|Office Hours:||Tuesday and Thursday 3-4pm and by appointment|
|Office:||D.L. Pratt 384, X3820|
|Lectures:||Tuesday and Thursday 2-3pm|
|Tutorials:||Monday 3-4pm, HA401, WB342, GB405|
|Lab:||Monday 4-6pm, EA 109|
|Notes Online:||Most material for this course is available online|
|Tutors:||Nick Zahariadis (Section 0101, HA401)|
|Amgad Faltaous (Lab, EA109)|
|Laura Sedgwick (Section 0103, GB405)|
|Yiming Ye (Section 0102, WB342)|
Study of programming styles and paradigms. Included are imperative, functional, logic-based and object-oriented approaches. Languages that support these programming styles will be introduced. Languages treated in this course include C/C++, ML and Prolog. Other languages may be used for illustration purposes.
Emphasis of this course is two-fold. On one side, it introduces various programming paradigms and involves considerable amount of programming. On the other side, it covers major concepts in programming languages organization. Topics include:
Overview of procedural programming languages, parameter passing, procedure activation, data structures layout; data encapsulation, inheritance, and object-oriented programming using C++; recursion, types and typing systems, functional programming using ML; notion of logic programming, Prolog.
This course assumes that you have solid knowledge of C.
[TEXT] R. Sethi, Programming languages: concepts and constructs, 2nd ed., Addison Wesley, 1996
[CLOCK] W. Clocksin and C. Mellish, Programming in Prolog, 4th ed., Springer-Verlag, 1994
[LIPP] S. Lippman, C++ Primer, 2nd ed., Addison-Wesley, 1992
[STAND] J. Ullmann, Elements of ML Programming, Prentice Hall, 1994
[STROUS] B. Stroustrup, The C++ Programming Language, 2nd edition, Addison Wesley, 1993
[K&R] B. Jernighan and D. Ritchie, The C Programming Language, 2nd ed., Prentice-Hall, 1991
[SEBESTA] R. Sebesta, Concepts of Programming Languages 3rd ed., Addison Wesley, 1993
[MLNOTES] ML of New Jersey, Manual.; A lot of very useful information on ML is also available at http://foxnet.cs.cmu.edu/sml.html.
Coursework consists of four projects, a midterm and a final. In addition, there will be 5-10 minute quizzes given during tutorials. These are graded as 0 (wrong), 1 (correct) and 1/2 (all-inclusive partial credit). As the course progresses, you will be assigned lists problems to work on. You do not have to turn those in. You are welcome to collaborate on them and/or check your work on a computer. If you do this work, you should have no problem completing the quizzes on time. We will count 10 best quizzes, which are worth 10% for your final mark. There will be one Midterm exam is worth 25%. The four projects are worth 25%. Projects are to be submitted electronically and are due at midnight of the due date. A grace period of 30 minutes is given. No further extensions are allowed. Penalty for late projects: 10% reduction per day up to 7 days (penalty calculated on actual assignment mark). Extensions to assignment deadlines will only be granted for medical reasons. To qualify for such an extension you need to present an official doctor's note clearly stating the period during which you are unable to do coursework.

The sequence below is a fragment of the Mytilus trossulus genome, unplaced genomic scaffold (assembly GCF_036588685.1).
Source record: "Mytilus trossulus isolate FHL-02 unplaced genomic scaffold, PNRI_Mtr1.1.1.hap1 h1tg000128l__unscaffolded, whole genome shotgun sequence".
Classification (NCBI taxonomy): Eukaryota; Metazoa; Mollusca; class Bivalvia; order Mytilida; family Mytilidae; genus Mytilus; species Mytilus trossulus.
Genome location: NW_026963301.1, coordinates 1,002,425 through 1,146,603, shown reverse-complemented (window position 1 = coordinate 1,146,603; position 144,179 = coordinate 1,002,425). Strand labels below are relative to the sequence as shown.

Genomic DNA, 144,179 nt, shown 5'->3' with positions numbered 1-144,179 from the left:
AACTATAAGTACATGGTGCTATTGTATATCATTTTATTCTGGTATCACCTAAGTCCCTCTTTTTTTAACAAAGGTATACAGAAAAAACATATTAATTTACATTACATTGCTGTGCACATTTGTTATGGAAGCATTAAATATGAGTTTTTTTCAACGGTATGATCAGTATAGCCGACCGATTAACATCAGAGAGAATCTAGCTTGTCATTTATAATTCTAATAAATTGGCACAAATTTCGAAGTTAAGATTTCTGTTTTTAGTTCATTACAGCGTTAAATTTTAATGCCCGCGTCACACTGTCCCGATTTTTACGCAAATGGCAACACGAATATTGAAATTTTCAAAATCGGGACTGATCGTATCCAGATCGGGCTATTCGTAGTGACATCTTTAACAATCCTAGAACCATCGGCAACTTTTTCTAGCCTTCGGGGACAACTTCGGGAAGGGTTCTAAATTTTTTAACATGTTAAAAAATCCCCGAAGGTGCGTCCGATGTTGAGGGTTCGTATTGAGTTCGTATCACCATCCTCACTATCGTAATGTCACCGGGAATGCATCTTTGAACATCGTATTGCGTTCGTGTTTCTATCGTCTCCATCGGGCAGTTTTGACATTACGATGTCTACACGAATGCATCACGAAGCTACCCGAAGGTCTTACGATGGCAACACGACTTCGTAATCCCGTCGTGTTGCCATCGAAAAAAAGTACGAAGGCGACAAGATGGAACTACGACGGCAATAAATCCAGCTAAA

|Quizzes||10%||every week, on tutorial hour|
|Midterm test||25%||November 5, SF1013, 6:00-8:00p.m.|
|Final exam||40%||December 6-19|
Note, however, that ALL projects have to be turned in working correctly in order to receive a passing grade for the course. You are expected to work on the projects alone; plagiarism is a serious academic offense. If you have exchanged ideas with a fellow student and thus have answers which might be falsely construed as being plagiarised, you should state this.
The programming assignments will make use of the ECF Unix facilities. Although you may do your work at your home PC, all projects should be uploaded and run on ECF machines in order to receive credit for them !!!!!. You will be informed of your account on ECF once it becomes available. Those unfamiliar with ECF should find information in http://www.ecf.toronto.edu/ecf useful. This class has an assigned time period, on Mondays 4-6, right after a tutorial session, in room EA 109 in Engineering Annex. This is a UNIX lab with 35 NCD B&W Xterminals, and one of the markers or myself will be there to assist you with any questions you may have.
Some of the course material will be available online. In will be announced in class when this material is available. It is the responsibility of the students to obtain this information in the timely matter. A browser with the capabilities of Netscape 2.0 or greater is recommended.
The course newsgroup, ut.ecf.csc326h will be used as a forum for posting notices of general interest to the class. To read this newsgroup from ECF, type rn csc326h. To post to this newsgroup, mail to ut.ecf.csc326h@ecf.
Good luck !!!!!!